fall adj
I'll stay with her until she falls asleep .
I think that I've fallen in love with Angela.
She fell ill with flu.
Albert fell silent and turned his attention to his food.
fall into
The house was empty for many years and fell into disrepair.
One false step can mean falling into debt.
He fell into despair.
5.) ¦(BELONG TO A GROUP)¦ [I always + preposition]
to belong to or be part of a particular group, area of responsibility, range of things, or type of things
fall into
Many illnesses fall into the category of stress-related illnesses.
Leaders fall into two categories.
fall within
The judge said that this matter did not fall within the scope of the auditor's duties.
fall under
The job falls under the heading of 'sales and marketing'.
Meat and poultry production fall under the control of the Agriculture Department.
6.) fall short of sth
to be less than the amount or standard that is needed or that you want
This year's profit will fall short of 13%.
He would sack any of his staff who fell short of his high standards.
7.) fall victim/prey to sth/sb
to get a very serious illness or be attacked or deceived by someone
Breastfed babies are less likely to fall victim to stomach disorders.
Young men are more likely to fall victim to violence.
8.) night/darkness/dusk falls
if night etc falls, it starts to become dark at the beginning of the night
It grew colder as night fell.
Darkness had fallen by the time we reached home.
9.) silence/a hush/sadness etc falls
[i]literary used to say that a person, group, or place becomes quiet, sad etc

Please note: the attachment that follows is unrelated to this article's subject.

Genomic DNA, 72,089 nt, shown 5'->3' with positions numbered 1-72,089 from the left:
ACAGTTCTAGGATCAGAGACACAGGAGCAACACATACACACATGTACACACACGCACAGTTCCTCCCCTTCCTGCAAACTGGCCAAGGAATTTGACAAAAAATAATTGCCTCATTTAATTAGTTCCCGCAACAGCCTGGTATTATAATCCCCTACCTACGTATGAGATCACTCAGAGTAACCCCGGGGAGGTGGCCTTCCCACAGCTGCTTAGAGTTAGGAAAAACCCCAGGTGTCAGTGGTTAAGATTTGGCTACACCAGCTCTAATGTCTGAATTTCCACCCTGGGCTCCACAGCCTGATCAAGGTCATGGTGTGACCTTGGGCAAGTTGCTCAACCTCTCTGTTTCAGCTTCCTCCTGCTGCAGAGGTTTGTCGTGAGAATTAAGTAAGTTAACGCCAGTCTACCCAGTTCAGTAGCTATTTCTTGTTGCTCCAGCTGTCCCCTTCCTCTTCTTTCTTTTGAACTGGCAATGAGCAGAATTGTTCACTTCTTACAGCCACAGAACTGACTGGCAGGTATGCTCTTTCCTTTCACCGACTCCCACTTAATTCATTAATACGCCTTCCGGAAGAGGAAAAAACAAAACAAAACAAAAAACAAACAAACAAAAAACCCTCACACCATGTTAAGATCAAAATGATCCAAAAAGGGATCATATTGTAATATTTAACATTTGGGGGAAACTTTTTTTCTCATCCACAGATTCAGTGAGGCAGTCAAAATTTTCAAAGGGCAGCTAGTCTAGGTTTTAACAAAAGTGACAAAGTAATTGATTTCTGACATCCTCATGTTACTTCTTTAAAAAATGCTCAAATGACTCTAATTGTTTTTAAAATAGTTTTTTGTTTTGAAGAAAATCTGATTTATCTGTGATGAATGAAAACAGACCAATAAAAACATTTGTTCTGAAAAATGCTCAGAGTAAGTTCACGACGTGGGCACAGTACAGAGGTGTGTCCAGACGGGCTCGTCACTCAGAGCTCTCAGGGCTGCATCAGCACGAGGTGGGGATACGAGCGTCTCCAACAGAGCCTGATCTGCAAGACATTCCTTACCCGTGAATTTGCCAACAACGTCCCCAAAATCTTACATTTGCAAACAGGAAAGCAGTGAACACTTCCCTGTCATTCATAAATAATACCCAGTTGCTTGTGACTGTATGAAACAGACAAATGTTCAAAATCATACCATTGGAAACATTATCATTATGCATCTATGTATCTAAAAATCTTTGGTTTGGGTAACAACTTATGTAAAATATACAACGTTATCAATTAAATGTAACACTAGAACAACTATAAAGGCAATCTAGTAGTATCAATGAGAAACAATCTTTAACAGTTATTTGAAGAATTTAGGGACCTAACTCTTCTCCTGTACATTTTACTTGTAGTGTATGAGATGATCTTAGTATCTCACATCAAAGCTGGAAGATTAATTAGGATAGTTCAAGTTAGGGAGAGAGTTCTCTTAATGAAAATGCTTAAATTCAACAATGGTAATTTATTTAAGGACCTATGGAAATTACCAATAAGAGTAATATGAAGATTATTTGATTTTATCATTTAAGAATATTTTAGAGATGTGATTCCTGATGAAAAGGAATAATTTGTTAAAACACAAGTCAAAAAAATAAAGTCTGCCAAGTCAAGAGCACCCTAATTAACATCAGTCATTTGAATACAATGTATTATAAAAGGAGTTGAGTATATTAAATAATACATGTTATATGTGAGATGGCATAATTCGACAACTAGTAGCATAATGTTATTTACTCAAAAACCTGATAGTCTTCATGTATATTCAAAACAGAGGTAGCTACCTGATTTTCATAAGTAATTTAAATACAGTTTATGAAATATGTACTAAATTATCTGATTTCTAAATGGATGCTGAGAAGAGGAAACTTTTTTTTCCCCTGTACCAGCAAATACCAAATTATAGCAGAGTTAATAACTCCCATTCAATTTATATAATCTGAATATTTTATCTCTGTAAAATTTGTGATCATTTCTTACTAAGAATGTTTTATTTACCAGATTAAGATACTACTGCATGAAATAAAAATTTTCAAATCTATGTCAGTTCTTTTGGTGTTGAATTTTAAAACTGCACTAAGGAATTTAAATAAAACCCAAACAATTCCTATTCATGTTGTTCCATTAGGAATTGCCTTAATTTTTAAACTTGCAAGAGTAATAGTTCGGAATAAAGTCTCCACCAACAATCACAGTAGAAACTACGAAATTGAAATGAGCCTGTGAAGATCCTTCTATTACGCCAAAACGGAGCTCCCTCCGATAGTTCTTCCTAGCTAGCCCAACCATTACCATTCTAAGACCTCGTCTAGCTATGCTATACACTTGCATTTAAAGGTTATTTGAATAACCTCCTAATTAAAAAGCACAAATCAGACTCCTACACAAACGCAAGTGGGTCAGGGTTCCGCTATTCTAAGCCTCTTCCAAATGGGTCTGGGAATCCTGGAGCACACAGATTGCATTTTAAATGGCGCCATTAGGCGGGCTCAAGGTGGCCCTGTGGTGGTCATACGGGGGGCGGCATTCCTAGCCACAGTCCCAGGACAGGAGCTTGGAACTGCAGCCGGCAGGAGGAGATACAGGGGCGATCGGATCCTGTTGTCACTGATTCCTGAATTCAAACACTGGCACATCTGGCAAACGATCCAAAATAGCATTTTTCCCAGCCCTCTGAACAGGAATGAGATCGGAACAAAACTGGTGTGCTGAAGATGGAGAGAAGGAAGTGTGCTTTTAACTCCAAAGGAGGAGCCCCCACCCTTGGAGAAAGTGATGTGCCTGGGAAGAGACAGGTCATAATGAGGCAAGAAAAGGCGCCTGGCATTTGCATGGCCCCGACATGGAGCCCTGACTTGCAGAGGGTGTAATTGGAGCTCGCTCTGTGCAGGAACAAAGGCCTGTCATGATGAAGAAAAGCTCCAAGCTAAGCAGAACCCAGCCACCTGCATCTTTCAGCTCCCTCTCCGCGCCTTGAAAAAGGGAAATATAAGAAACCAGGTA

A long silence fell between us.
to start doing something or being involved with something, often without intending to
I fell into conversation with some guys from New York.
He had fallen into the habit of having a coffee every time he passed the coffee machine.
11.) fall into place
a) if parts of a situation that you have been trying to understand fall into place, you start to understand how they are connected with each other
Suddenly, all the details started falling into place.
b) if the parts of something that you want to happen fall into place, they start to happen in the way that you want
I was lucky because everything fell into place at exactly the right time.
12.) fall to pieces/bits
a) to break into many pieces
= ↑fall apart
The book had been well used and finally fell to pieces.
b) if something such as a plan or a relationship falls to pieces, it stops working properly
= ↑fall apart
The family is falling to pieces.
13.) be falling to pieces/bits
if something is falling to pieces, it is in very bad condition, especially because it is very old